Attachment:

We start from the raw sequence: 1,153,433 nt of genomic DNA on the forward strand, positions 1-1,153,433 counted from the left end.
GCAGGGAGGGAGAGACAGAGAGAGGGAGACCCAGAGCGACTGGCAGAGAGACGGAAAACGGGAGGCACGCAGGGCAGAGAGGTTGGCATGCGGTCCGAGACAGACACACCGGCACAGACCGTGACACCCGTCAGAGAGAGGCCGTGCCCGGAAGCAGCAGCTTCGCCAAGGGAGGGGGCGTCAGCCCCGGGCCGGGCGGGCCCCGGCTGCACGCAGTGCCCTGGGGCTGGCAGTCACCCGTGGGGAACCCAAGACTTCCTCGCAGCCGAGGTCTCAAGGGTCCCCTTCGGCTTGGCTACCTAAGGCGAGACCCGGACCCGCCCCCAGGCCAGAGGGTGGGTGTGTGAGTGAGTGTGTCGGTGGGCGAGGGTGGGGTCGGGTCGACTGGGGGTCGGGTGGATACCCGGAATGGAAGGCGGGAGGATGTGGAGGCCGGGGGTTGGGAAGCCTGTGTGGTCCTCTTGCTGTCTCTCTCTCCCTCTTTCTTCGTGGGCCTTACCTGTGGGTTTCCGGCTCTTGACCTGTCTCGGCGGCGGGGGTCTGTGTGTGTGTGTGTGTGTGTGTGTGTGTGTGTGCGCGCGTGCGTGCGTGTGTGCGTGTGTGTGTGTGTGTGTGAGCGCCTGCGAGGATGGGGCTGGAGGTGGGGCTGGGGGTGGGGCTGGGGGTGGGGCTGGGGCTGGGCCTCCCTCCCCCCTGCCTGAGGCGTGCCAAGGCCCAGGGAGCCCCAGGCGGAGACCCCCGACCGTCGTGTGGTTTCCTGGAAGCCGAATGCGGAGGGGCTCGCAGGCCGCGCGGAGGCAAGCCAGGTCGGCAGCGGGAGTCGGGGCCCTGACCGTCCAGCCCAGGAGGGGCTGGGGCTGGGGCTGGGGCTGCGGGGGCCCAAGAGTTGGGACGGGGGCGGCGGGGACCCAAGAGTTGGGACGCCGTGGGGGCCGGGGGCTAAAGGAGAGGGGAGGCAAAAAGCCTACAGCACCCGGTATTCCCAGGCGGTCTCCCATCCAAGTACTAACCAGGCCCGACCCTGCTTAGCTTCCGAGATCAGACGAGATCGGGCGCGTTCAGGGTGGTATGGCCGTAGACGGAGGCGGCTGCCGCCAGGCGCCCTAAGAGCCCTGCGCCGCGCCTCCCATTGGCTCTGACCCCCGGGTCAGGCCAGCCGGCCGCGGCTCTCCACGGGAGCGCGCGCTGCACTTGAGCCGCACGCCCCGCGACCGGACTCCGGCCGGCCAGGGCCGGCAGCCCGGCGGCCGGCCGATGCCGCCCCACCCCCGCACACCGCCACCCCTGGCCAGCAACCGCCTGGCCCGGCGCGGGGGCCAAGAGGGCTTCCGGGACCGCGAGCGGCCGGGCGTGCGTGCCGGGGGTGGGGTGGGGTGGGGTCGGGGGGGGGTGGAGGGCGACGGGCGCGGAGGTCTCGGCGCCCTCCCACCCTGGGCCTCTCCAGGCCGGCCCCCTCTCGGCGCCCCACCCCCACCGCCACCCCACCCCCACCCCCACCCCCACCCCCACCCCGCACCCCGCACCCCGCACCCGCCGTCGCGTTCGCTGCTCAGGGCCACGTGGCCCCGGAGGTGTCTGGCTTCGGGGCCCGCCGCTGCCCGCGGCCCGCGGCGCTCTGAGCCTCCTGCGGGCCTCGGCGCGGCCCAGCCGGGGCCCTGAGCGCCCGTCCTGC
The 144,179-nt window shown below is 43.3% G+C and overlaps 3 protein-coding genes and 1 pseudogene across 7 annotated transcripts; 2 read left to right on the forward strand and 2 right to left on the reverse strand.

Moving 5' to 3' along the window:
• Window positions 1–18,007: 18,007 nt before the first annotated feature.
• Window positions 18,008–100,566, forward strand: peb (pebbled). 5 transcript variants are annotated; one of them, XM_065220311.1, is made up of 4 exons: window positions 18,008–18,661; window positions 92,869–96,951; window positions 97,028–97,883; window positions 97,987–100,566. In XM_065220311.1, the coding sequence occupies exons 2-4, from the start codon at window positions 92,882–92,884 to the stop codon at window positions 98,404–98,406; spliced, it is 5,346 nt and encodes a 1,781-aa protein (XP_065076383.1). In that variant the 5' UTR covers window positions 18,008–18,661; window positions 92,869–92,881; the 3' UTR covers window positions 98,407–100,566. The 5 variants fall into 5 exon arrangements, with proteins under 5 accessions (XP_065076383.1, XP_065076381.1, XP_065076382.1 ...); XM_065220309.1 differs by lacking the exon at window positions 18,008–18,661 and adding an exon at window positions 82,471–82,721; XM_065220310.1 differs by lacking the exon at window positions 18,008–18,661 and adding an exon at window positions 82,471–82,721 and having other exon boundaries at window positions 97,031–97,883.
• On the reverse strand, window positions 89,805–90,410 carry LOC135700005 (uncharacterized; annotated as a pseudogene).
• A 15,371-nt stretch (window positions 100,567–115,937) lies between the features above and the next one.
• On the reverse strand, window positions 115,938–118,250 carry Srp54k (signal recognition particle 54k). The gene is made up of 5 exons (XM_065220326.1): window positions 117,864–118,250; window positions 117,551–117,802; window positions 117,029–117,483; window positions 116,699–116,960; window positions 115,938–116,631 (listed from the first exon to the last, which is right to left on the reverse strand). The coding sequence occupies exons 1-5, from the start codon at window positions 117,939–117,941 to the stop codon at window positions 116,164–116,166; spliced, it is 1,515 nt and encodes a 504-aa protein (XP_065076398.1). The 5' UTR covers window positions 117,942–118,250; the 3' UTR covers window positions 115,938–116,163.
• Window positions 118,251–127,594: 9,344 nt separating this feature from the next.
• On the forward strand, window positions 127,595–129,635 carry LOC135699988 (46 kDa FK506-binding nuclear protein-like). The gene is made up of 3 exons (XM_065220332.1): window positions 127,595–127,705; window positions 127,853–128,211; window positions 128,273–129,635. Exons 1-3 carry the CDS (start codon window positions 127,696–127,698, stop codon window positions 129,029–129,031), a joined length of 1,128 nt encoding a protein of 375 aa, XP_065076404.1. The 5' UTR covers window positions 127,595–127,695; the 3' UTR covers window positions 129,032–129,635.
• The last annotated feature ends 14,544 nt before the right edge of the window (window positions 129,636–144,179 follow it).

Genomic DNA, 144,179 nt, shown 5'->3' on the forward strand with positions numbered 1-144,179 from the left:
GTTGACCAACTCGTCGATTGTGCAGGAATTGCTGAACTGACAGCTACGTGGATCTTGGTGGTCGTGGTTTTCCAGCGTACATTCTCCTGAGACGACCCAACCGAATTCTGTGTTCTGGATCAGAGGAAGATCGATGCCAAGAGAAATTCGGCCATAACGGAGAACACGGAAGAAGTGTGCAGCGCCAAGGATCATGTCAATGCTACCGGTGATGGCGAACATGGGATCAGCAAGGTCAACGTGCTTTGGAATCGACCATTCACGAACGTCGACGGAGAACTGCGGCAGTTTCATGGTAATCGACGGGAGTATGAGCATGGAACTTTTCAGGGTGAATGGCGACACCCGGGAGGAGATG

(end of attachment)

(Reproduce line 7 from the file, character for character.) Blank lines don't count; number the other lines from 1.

• On the reverse strand, window positions 89,805–90,410 carry LOC135700005 (uncharacterized; annotated as a pseudogene).